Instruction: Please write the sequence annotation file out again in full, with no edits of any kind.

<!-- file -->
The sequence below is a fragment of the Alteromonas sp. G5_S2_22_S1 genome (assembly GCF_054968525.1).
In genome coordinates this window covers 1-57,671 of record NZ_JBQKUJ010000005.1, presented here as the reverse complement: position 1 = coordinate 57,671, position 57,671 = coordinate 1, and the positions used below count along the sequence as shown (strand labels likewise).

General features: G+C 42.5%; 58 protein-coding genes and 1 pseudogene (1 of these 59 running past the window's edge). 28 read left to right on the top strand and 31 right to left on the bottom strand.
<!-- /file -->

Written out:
The sequence below is a fragment of the Alteromonas sp. G5_S2_22_S1 genome (assembly GCF_054968525.1).
In genome coordinates this window covers 1-57,671 of record NZ_JBQKUJ010000005.1, presented here as the reverse complement: position 1 = coordinate 57,671, position 57,671 = coordinate 1, and the positions used below count along the sequence as shown (strand labels likewise).

General features: G+C 42.5%; 58 protein-coding genes and 1 pseudogene (1 of these 59 running past the window's edge). 28 read left to right on the top strand and 31 right to left on the bottom strand.